Wednesday, August 19, 2015

Expanding Use of Technology for Mental Health

More than half of people with mental illness are not receiving the care they need, but technology is offering those in need more ways to access mental health help.  While using technology is not new, it is rapidly changing and expanding.  A June 2015 World Health Organization report notes that 6 six percent of all mobile health apps relate to mental health.

A look at a few examples of the ways technology is improving mental health care:

Assess/ Track Symptoms
Technology is being used to help individuals and their physicians track depression symptoms. For example, one app helps monitor mental health by tracking in real time responses to depression screening questions. Many emergency rooms are now using remote access to psychiatrists to provide psychiatric services  that would not otherwise have been available.

Access to Therapy Remotely
Cognitive behavior therapy (CBT) and other talk therapies are increasingly being provided remotely.  A recent study looking at computer and Internet based CBT found it to be a promising treatment for youth with depression and anxiety.

Technology allows people to connect to others for sharing, understanding, support and community.  For example, the Love is Louder campaign, a collaboration of The Jed Foundation, MTV and Brittany Snow, has hundreds of thousands of participants in its efforts to address issues such as bullying, discrimination, loneliness and depression. The National Alliance on Mental Illness (NAMI) has developed a support app, NAMIAir (Anonymous, Inspiring, and Relatable), for people looking to connect and talk about mental health. It is designed for use by individuals with mental illines and their families and allows people to share experiences and receive encouragement.

Numerous apps are available to help people who have difficulty with communication, such as many people with autism, to express themselves.  The apps are changing the lives of many children and adults with autism.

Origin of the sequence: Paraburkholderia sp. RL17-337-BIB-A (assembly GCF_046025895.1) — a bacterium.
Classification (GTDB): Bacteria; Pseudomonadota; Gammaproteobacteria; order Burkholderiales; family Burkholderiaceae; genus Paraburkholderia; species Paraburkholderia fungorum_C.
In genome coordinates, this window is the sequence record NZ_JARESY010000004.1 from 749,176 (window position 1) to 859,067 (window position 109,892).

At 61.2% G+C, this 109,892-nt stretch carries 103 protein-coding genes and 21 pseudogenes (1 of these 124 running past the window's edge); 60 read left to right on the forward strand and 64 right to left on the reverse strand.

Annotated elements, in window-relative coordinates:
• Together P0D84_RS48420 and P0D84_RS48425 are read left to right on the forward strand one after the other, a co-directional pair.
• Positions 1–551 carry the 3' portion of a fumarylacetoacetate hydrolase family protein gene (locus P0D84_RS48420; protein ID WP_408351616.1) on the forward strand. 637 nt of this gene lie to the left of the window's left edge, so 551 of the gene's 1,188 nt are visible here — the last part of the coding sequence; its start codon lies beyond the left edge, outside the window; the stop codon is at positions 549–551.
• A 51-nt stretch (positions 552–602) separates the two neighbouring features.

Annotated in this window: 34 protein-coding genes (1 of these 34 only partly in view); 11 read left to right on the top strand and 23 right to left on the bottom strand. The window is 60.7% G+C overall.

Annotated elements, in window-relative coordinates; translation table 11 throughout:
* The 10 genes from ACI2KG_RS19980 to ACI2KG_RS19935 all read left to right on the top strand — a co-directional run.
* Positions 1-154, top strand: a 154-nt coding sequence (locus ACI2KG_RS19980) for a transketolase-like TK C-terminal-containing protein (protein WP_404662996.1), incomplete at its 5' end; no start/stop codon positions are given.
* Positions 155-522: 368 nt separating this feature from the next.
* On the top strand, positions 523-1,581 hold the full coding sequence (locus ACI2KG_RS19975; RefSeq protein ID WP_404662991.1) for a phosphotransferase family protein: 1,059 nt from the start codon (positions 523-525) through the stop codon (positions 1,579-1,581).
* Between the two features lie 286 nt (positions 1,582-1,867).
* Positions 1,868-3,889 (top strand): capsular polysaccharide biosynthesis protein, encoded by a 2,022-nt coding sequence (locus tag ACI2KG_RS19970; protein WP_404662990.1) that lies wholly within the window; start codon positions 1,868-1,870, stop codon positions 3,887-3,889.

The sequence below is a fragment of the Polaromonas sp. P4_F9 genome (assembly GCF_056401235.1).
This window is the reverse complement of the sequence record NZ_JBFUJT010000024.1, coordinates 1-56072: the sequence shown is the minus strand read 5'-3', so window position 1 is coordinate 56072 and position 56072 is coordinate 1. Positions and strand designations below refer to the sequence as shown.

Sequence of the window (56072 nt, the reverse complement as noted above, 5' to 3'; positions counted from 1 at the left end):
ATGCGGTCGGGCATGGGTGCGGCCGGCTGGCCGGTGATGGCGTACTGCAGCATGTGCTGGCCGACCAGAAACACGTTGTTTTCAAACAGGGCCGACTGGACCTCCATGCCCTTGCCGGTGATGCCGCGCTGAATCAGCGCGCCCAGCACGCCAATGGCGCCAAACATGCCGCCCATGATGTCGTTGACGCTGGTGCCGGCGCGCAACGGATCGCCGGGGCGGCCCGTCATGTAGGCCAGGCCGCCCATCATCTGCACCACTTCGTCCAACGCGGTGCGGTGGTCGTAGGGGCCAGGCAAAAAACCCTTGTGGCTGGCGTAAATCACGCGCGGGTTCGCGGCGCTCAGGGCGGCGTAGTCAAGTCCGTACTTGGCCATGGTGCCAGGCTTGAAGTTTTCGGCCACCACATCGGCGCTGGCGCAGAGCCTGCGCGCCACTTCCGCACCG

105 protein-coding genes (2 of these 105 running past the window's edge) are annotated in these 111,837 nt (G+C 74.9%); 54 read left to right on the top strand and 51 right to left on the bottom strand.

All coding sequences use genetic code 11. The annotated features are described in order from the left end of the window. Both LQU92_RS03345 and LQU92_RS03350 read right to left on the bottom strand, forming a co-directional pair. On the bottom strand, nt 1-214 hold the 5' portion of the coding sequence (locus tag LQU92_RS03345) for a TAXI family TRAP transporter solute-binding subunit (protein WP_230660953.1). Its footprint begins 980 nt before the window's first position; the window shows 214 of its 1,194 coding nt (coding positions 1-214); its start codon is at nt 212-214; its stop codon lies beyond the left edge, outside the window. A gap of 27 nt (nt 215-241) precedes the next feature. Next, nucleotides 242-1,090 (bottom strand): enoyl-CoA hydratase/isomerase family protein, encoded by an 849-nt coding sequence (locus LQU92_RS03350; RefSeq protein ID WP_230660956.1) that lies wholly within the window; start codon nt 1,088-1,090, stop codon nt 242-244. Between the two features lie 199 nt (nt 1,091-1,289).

But experts offer a word of caution when considering using technology to aid in mental health. One recent review of smartphone uses for mental health concluded that “mobile apps for mental health have the potential to be effective in reducing depression, anxiety, stress and possibly substance use.” However, the authors caution that few have been tested and found effective and they call for further research and possibly regulation.(1) Another group of researchers looking at smartphone apps for anxiety concluded that the apps can be useful for self-help and can complement existing treatment. However, they also cautioned that patients should be wary about security, privacy, and effectiveness.(2)

(1) Donker T, Petrie K, Proudfoot J, et al. Smartphones for Smarter Delivery of Mental Health Programs: A Systematic Review
(2) Chan S, Torous J, Misra S, et al. Smartphone apps for anxiety: A Review of Commercially Available Apps Using a Heuristic Review Framework. Poster presentation at Annual Meeting of the American Psychiatric Association, 2015.

By Deborah Cohen, Senior Writer, APA

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